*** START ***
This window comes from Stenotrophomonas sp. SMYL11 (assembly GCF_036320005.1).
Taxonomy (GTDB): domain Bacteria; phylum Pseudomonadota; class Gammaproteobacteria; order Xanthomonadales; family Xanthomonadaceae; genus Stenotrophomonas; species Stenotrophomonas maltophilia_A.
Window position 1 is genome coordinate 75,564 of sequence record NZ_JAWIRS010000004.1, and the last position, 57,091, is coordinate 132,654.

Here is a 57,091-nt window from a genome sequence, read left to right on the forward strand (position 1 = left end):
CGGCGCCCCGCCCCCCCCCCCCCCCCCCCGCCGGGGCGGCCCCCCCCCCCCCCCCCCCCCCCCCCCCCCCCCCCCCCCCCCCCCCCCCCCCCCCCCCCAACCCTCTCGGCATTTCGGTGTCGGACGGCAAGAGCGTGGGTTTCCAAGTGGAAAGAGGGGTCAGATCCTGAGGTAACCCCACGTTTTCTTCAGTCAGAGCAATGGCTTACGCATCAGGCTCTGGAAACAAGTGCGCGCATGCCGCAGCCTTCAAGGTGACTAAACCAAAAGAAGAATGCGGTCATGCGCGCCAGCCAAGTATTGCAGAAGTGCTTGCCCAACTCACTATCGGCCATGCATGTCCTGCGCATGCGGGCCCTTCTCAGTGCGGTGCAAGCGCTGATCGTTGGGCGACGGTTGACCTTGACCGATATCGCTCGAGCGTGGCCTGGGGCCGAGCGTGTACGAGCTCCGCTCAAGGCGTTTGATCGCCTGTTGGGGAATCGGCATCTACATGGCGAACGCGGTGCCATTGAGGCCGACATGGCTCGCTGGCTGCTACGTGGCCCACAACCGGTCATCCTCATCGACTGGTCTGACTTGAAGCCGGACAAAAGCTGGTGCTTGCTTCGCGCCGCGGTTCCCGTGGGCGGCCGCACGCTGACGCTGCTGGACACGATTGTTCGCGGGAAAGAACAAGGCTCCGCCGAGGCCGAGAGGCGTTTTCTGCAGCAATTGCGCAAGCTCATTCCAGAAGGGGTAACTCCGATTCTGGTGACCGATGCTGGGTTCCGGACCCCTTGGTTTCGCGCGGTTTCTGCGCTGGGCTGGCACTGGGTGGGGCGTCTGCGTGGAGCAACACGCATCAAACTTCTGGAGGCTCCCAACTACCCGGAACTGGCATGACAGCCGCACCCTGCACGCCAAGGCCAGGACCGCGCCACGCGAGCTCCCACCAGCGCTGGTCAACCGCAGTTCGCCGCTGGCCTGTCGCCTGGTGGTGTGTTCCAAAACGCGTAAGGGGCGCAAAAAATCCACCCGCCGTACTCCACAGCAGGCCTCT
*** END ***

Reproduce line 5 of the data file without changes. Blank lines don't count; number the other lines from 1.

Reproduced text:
CGGCGCCCCGCCCCCCCCCCCCCCCCCCCGCCGGGGCGGCCCCCCCCCCCCCCCCCCCCCCCCCCCCCCCCCCCCCCCCCCCCCCCCCCCCCCCCCCCAACCCTCTCGGCATTTCGGTGTCGGACGGCAAGAGCGTGGGTTTCCAAGTGGAAAGAGGGGTCAGATCCTGAGGTAACCCCACGTTTTCTTCAGTCAGAGCAATGGCTTACGCATCAGGCTCTGGAAACAAGTGCGCGCATGCCGCAGCCTTCAAGGTGACTAAACCAAAAGAAGAATGCGGTCATGCGCGCCAGCCAAGTATTGCAGAAGTGCTTGCCCAACTCACTATCGGCCATGCATGTCCTGCGCATGCGGGCCCTTCTCAGTGCGGTGCAAGCGCTGATCGTTGGGCGACGGTTGACCTTGACCGATATCGCTCGAGCGTGGCCTGGGGCCGAGCGTGTACGAGCTCCGCTCAAGGCGTTTGATCGCCTGTTGGGGAATCGGCATCTACATGGCGAACGCGGTGCCATTGAGGCCGACATGGCTCGCTGGCTGCTACGTGGCCCACAACCGGTCATCCTCATCGACTGGTCTGACTTGAAGCCGGACAAAAGCTGGTGCTTGCTTCGCGCCGCGGTTCCCGTGGGCGGCCGCACGCTGACGCTGCTGGACACGATTGTTCGCGGGAAAGAACAAGGCTCCGCCGAGGCCGAGAGGCGTTTTCTGCAGCAATTGCGCAAGCTCATTCCAGAAGGGGTAACTCCGATTCTGGTGACCGATGCTGGGTTCCGGACCCCTTGGTTTCGCGCGGTTTCTGCGCTGGGCTGGCACTGGGTGGGGCGTCTGCGTGGAGCAACACGCATCAAACTTCTGGAGGCTCCCAACTACCCGGAACTGGCATGACAGCCGCACCCTGCACGCCAAGGCCAGGACCGCGCCACGCGAGCTCCCACCAGCGCTGGTCAACCGCAGTTCGCCGCTGGCCTGTCGCCTGGTGGTGTGTTCCAAAACGCGTAAGGGGCGCAAAAAATCCACCCGCCGTACTCCACAGCAGGCCTCT